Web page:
This invention preferably provides a removable attachment to an x-ray catheter that contains a x-ray source. The anchoring or positioning system is formed as a metal shield that shields emissions of x-rays from the x-ray source. A set of needles is retractably affixed to the shield. These needles are affixed on rows on opposite sides of the x-ray source. A sleeve is provided wherein that the needles may be retractably sheathed adjacent to the x-ray source. Each needle of the multiple needle assembly is pivotally attached to the shield by a pin that allows the needle to move between a retracted position and an activated position. In the retracted position the needles can be safely pushed into and out of the body, and a sleeve is preferably provided over the needles for safety.
In the activated position, the needles extend into a position such that they are facing in the same general direction as the desired site of irradiation. Control connects between the needles and the control system outside the patient, wherein, by manipulation of the control, the needles extend into their anchor position. In an alternative embodiment, suction can be used to engage the needles into the tissue.
The endoscope positions the needle system while the needles are extended. The endoscope is then used to embed the needles into the region by applying force. An inflatable balloon system may also be used to press the device into the tissue. The needles may be solid or hollow with infeed and exit openings.
Optionally, a therapeutic or diagnostic agent may optionally be delivered from a reservoir that communicates with the needles through hollow tubing. In this embodiment, the needles are hollow, but they may be solid if delivery of a therapeutic agent is not required. The needle can also be coated with a therapeutic or a diagnostic agent. In some instances, the needles can be retracted and in others they can be left in place if “break away” needles are used. Addition of a score line on the needle at a proper position will break away when the proper force is applied.
The needles preferably have markings in them so that the vision system of the endoscope can determine the position and depth of the needles. This insures the proper x-ray dose and (b) can insure that therapeutic agents, when required, are delivered to the tumor region and not to healthy tissue.
In an alternative embodiment, the x-ray catheter include a housing having a suction opening and connected to a vacuum source, an x-ray catheter having an x-ray source therein and an x-ray transparent window adjacent the x-ray source. The x-ray catheter is placed inside the housing such that a space is formed therebetween, and the suction opening being in operative alignment with the x-ray transparent window such that x-ray may exit the window and the suction opening, the vacuum source crating suction at the suction opening to adhere the device to the desired site.
Retractable needles 5 are made of metal or other suitable material, and can be solid or hollow to allow for, e.g., the delivery of a therapeutic substance. The needles may be made of surgical grade stainless steel, e.g., 304 grade, or may be made of a memory-type metal such as made of Nitinol™ so that allow the needles to maintain their shape. Preferably, the needles are etched or otherwise marked with indicators to allow the user to determine the depth of the needle in the tissue during the endoscopic procedure. The needles may also be scored to break and remain in the tissue and can serve as a marking or locating device for future procedures. Breakable needles can also be made of radioactive material, and may be inserted in to the tumor and separated from the device so that they can provide continuing low dose therapy.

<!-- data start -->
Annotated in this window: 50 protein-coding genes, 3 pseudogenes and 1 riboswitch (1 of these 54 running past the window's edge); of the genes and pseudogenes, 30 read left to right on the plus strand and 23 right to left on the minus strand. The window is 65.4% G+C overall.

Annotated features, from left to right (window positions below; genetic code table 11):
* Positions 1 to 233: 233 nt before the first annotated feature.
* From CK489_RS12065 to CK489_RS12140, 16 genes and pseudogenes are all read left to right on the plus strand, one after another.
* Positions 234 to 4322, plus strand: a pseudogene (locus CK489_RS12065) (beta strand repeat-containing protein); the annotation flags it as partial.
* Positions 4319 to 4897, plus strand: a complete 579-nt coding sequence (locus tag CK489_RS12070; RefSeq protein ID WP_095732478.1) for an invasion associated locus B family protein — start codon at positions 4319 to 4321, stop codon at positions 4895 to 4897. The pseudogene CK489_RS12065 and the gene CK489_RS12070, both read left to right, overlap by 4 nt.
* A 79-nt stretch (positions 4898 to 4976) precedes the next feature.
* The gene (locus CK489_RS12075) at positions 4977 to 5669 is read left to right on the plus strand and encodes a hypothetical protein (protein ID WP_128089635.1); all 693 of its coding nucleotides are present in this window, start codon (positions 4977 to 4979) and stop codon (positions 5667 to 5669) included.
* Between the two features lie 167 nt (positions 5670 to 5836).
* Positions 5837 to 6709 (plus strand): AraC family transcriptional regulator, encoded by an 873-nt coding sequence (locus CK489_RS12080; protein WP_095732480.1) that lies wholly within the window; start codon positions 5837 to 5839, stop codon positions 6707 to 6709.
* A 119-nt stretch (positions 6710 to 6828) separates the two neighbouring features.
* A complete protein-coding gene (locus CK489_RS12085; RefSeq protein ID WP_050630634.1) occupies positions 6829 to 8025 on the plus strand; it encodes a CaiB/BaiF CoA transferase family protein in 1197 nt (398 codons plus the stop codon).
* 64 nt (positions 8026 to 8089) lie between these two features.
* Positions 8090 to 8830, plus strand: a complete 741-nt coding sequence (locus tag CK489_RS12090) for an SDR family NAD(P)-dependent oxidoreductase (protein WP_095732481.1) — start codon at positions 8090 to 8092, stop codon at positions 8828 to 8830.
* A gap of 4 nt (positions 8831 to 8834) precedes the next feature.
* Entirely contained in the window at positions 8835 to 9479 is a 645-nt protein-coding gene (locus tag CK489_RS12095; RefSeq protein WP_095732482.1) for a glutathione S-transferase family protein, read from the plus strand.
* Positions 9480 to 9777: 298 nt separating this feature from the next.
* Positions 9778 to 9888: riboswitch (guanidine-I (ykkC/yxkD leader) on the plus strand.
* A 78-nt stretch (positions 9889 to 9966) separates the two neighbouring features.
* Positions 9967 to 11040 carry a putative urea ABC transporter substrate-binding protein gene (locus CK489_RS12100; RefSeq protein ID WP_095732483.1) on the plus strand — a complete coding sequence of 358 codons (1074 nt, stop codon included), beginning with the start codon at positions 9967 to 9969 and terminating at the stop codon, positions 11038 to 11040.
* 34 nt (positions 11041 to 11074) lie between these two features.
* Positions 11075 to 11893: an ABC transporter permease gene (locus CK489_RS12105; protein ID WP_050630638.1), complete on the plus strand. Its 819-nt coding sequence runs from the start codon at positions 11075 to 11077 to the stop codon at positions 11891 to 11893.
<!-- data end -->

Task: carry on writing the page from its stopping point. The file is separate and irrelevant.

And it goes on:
The needles may be solid or hollow having entrance and exit ends for delivering therapeutic or diagnostic agents. Optionally, he needles may be coated on an outer surface thereof with a therapeutic or diagnostic agent.
Hinge 7 is operably connected to control 9 which extends to the distal portion of the endoscope and is manipulated by the user to extend or retract the needles. Control 9 is made of a metal wire having sufficient rigidity to extend and retract the needles into position.
Sheath 8 is operatively connected to a sheath control 10 and is retractable over the distal end of the device when the needles are retraced.
Therapeutic agents or diagnostic aids may be delivered through the needles to the target tissue. Typically, local anesthetics or chemotherapeutic agents will be administered.
Another preferred embodiment elates to an x-ray device that uses suction rather that retractable needles to position the x-ray source at the desired site. As shown in
Other embodiments will be readily apparent to the skilled artisan without departing from the spirit or scope of the invention, which is limited only by the claims appended hereto.
|Cited Patent||Filing date||Publication date||Applicant||Title|
|US2740095||Dec 1, 1952||Mar 27, 1956||Ladish Co||Electrical conductor|
|US3248473||Sep 6, 1963||Apr 26, 1966||Int Standard Electric Corp||Low-capacitance type of high-frequency cable|